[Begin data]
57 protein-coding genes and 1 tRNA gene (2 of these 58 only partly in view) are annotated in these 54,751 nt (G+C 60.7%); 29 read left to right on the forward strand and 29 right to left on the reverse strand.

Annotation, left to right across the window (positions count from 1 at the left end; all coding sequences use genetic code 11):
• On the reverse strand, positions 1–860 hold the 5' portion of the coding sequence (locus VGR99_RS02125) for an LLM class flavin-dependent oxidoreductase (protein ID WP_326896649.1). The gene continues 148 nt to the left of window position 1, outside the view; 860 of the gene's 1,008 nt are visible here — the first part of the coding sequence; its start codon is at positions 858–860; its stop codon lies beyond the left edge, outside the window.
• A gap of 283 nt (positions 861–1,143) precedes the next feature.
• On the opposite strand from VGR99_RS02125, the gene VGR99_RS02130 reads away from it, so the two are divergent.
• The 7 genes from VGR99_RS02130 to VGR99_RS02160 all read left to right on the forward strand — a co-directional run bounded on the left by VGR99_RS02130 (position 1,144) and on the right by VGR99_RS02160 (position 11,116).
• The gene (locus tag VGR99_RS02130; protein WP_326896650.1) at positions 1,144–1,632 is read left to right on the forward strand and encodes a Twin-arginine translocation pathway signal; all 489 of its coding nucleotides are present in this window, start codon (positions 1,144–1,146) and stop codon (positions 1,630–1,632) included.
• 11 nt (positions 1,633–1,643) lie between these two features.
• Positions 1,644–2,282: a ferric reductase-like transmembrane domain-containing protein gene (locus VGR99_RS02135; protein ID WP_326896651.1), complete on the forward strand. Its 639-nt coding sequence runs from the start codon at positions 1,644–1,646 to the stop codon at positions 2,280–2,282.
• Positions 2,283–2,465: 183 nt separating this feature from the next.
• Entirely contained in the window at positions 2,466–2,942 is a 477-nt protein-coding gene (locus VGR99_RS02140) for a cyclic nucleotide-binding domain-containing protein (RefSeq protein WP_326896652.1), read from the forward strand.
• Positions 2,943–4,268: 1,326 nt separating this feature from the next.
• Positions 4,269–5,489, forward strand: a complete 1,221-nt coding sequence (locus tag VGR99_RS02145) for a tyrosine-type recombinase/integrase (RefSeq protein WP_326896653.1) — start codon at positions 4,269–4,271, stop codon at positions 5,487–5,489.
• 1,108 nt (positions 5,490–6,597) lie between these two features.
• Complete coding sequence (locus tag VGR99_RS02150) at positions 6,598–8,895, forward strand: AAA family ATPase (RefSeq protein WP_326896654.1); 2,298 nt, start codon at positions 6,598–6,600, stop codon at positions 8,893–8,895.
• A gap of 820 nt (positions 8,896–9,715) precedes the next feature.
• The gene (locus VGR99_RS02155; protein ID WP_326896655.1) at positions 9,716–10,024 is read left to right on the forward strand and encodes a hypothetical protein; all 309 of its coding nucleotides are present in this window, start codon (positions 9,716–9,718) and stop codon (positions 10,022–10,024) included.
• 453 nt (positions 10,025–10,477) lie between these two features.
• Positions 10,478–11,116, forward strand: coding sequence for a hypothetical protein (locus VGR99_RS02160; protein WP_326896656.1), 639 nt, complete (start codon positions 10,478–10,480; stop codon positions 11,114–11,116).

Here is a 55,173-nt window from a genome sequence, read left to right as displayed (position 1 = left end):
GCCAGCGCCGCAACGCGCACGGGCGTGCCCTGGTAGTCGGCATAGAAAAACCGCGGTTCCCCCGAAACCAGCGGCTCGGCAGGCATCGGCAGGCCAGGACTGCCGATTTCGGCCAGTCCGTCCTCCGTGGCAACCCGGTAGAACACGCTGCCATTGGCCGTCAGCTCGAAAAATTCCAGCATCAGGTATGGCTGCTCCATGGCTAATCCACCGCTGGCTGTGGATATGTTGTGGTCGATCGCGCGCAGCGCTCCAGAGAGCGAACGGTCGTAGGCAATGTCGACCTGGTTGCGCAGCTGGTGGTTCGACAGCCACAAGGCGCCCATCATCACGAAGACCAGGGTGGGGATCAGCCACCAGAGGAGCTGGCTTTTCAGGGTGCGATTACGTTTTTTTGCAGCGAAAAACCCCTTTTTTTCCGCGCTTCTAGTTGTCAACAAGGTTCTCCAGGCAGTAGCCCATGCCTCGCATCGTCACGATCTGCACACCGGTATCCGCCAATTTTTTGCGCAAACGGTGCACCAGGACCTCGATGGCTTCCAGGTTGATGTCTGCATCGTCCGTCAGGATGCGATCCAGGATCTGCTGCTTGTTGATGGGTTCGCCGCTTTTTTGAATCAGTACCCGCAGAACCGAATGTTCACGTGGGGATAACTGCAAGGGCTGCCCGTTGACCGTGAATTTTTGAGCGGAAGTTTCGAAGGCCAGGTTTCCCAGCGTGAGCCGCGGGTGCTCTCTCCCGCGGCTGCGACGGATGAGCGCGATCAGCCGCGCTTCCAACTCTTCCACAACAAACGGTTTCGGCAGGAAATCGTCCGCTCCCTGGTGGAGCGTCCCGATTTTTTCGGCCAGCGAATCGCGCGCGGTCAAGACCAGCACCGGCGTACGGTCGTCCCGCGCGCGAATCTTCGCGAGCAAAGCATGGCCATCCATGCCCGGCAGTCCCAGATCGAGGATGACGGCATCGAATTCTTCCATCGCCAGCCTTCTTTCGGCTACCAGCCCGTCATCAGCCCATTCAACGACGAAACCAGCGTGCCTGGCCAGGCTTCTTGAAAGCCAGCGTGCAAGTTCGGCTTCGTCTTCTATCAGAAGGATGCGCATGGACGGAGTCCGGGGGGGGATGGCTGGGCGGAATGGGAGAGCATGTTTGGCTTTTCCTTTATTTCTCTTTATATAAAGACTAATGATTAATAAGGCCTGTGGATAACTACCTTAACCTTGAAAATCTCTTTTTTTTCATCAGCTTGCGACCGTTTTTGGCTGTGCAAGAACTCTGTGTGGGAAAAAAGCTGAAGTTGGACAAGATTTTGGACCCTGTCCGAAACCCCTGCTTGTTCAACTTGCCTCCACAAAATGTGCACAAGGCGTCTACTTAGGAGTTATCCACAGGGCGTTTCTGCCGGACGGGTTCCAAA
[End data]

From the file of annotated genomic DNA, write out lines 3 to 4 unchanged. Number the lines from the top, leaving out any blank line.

• On the reverse strand, positions 1–860 hold the 5' portion of the coding sequence (locus VGR99_RS02125) for an LLM class flavin-dependent oxidoreductase (protein ID WP_326896649.1). The gene continues 148 nt to the left of window position 1, outside the view; 860 of the gene's 1,008 nt are visible here — the first part of the coding sequence; its start codon is at positions 858–860; its stop codon lies beyond the left edge, outside the window.
• A gap of 283 nt (positions 861–1,143) precedes the next feature.